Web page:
Further, she notes that criticisms such as “inefficiency and unnecessary ‘make-work’ … workers … substituted for normal government employees, payments … too high, and the entire program … too expensive and riddled with graft and corruption” are always invoked by critics who just oppose public sector intervention per se.
    These critics have worked to dissuade governments from introducing public sector employment creation:
    This absence has been bolstered by the now commonly accepted “wisdom” of several decades of conservative, neoliberal ideology, which argues that as much economic activity as possible should be left in the hands of the private sector.
    The neoliberal era has pushed the line that:
    … government is … inefficient simply because it does not operate on profit criteria — the lack of a profit motive automatically leads to inefficiency. This contrasts to the private sector, which does base decisions on profits.
    This is related to the use of private sector employability as a measure of success for public sector job programs, even though that goal may be subsidiary or irrelevant to the aim of improving general welfare.
    In other words, efficiency is far broader than a concept that maximises private profits.
    And that is not to mention the obvious fact that the private sector is not the exemplar of efficiency anyway, even when defined in the narrow way mainstream economists might choose.
    The GFC confirms that if you ever doubted it.
    Further, the legacy of many of the Depression projects in the US and Australia (the Great Ocean Road, for example) demonstrate how productive this sort of work can be if designed and implemented properly.
    The importance of designing projects appropriately is emphasised in the study published in the October 2000 edition of the Monthly Labor Review by Melvin M. Brodsky from the US Bureau of Labor Statistics – Public-service employment programs in selected OECD countries.
    He provided a very detailed analysis of experiences with public service employment programs.
    He argues that notwithstanding the criticisms of such programs, public sector job creation:
    … may be the only effective way to aid those among the long-term unemployed who are less skilled and less well educated.
    Brodsky emphasises the following design features that improve the effectiveness of such programs:
    1. “flexibility” – this is why the Job Guarantee can be tailored to be inclusive to any form of disadvantage including mental and physical disabilities.
    2. “more targeted to local needs” – the Job Guarantee is funded nationally but implemented locally to ensure that the voice of local communities is instrumental in generating the types of jobs that address unmet community and environmental need.
    3. “better linked to other labor market services” – the Job Guarantee would incorporate assistance for disadvantage.
    For example, in a study we did for the NSW Mental Health Department we created designs that allowed for clinical support for youth with psychosis to be embedded in the job design. No private employer would allow this degree of flexibility – which means that cohort would be precluded from jobs where they might be very useful if they had the chance to access clinical support when needed (on an episodic basis).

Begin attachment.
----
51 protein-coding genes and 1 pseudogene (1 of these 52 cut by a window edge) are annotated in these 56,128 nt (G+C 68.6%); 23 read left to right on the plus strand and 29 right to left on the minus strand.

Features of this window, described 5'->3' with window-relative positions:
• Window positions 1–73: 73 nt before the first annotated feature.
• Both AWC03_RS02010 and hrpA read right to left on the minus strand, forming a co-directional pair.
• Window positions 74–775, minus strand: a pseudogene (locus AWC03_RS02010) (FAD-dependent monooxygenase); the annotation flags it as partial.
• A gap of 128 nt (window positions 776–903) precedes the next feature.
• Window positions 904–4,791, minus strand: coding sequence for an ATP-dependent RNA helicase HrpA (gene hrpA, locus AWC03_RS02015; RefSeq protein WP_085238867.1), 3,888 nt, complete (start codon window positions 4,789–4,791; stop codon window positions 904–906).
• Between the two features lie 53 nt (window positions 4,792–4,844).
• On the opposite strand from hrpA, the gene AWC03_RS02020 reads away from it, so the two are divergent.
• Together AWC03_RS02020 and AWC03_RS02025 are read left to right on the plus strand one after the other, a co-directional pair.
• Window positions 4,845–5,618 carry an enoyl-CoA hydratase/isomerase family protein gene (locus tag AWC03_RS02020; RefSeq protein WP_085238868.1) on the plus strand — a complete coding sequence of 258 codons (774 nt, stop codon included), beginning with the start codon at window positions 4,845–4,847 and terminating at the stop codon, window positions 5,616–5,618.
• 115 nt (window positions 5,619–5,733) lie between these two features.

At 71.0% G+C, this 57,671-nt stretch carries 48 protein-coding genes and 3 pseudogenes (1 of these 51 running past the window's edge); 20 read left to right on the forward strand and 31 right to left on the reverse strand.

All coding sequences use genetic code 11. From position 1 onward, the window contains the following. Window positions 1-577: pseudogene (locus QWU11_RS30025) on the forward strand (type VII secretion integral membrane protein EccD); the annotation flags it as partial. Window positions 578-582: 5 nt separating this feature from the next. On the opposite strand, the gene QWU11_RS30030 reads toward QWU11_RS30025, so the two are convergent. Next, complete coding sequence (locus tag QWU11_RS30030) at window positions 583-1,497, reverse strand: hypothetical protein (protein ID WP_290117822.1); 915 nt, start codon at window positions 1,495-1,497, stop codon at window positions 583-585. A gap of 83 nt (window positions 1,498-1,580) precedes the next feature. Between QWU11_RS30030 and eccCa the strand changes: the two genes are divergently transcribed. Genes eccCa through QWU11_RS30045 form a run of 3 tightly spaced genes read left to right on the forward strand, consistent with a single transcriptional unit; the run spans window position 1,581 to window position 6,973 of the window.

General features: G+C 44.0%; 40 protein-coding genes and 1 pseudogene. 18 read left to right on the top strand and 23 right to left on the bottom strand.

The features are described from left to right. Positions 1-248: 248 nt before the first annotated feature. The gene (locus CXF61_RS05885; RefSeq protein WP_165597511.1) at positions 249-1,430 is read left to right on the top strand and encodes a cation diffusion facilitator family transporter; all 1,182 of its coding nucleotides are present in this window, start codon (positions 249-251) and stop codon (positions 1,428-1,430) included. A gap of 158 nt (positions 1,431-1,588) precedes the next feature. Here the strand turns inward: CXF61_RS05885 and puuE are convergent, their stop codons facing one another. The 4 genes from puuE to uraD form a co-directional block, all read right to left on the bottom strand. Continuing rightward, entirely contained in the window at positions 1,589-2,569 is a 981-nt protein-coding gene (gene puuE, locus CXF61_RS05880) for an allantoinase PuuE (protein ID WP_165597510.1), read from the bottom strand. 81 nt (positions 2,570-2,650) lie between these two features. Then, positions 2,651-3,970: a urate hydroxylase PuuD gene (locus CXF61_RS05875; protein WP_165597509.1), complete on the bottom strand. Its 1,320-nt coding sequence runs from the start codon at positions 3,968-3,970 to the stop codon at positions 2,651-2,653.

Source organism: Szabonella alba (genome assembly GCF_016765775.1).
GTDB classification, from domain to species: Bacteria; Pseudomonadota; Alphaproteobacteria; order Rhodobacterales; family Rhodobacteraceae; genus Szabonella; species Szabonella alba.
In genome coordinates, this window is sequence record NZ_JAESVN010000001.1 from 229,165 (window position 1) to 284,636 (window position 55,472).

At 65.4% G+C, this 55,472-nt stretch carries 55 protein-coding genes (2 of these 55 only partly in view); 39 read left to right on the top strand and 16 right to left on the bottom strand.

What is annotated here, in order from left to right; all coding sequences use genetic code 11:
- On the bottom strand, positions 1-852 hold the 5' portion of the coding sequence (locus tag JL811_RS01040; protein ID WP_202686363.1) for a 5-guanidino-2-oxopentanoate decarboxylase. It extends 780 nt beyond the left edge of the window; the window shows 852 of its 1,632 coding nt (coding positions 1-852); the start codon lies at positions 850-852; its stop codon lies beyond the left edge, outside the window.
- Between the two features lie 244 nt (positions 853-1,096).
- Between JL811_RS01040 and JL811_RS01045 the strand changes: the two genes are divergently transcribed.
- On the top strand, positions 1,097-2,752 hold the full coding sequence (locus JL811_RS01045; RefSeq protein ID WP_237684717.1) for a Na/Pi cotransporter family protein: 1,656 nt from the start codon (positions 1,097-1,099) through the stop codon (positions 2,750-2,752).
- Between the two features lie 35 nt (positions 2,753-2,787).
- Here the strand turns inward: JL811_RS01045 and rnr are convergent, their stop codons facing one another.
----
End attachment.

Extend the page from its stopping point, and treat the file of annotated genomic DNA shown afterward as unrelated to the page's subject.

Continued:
The Job Guarantee embeds training ladders into the guaranteed job such that if a person desires to develop their skills beyond the current level they can.
    The Job Guarantee would be accompanied by child care services, health care services to ensure needs beyond the narrow workplace issues can be addressed.
    In other words, the Job Guarantee would incorporate many of the features of ‘labour market programs’ that the Card meta-study felt were important, in addition to providing a stable job with a socially inclusive wage.
    In 2008, our research team published a comprehensive report after a 3-year study – Creating effective local labour markets: a new framework for regional employment policy – we built on those design features to produce a comprehensive operational plan for the implementing of a Job Guarantee.
    Conclusion
    The problem with journalists like Dylan Matthews is that they are not experts yet they hold themselves out to be authorities on topics they write about.
    While David Card and his team do solid work, the particular research study that Matthews cited as criticism of the latest array of employment guarantee proposals in the US misses the mark significantly.
    By definition, a Job Guarantee would succeed in terms of its aims – to provide a stable job at a socially-inclusive wage to those who cannot find work elsewhere.
    That offer is unconditional and not time-limited or supply-constrained. Most past public service job creation initiatives are supply-constrained (a given fiscal allocation is made which limits scope and duration).
    The Job Guarantee is not of that type. It is demand-driven – as many workers as desire work will be hired. They can stay as long as they like. They can make it a career if they choose.
    Whether it enhances private sector employability is not the aim so studies that assess programs solely in terms of that aim are irrelevant.
    Matthews clearly does not get that and so spuriously quotes studies that have no application to the topic he is writing about.
    To close, I don’t normally agree with much that conservative politicians say but this statement during an Interview with Michael Rowland on ABC New Breakfast (April 20, 2018 7:05), by the Australian Federal Minister for the Environment and Energy is what everyone on the Left should learn to repeat when they start surrendering to ideas that the nation state is powerless (it is at the 1:42 minute mark):
    The Parliament is always sovereign so legislation can be changed.
    Got it! The state retains power and we just have to reclaim it for progressive outcomes.
    See my latest book with Thomas Fazi for more – Reclaiming the State: A Progressive Vision of Sovereignty for a Post-Neoliberal World (Pluto Books, 2017)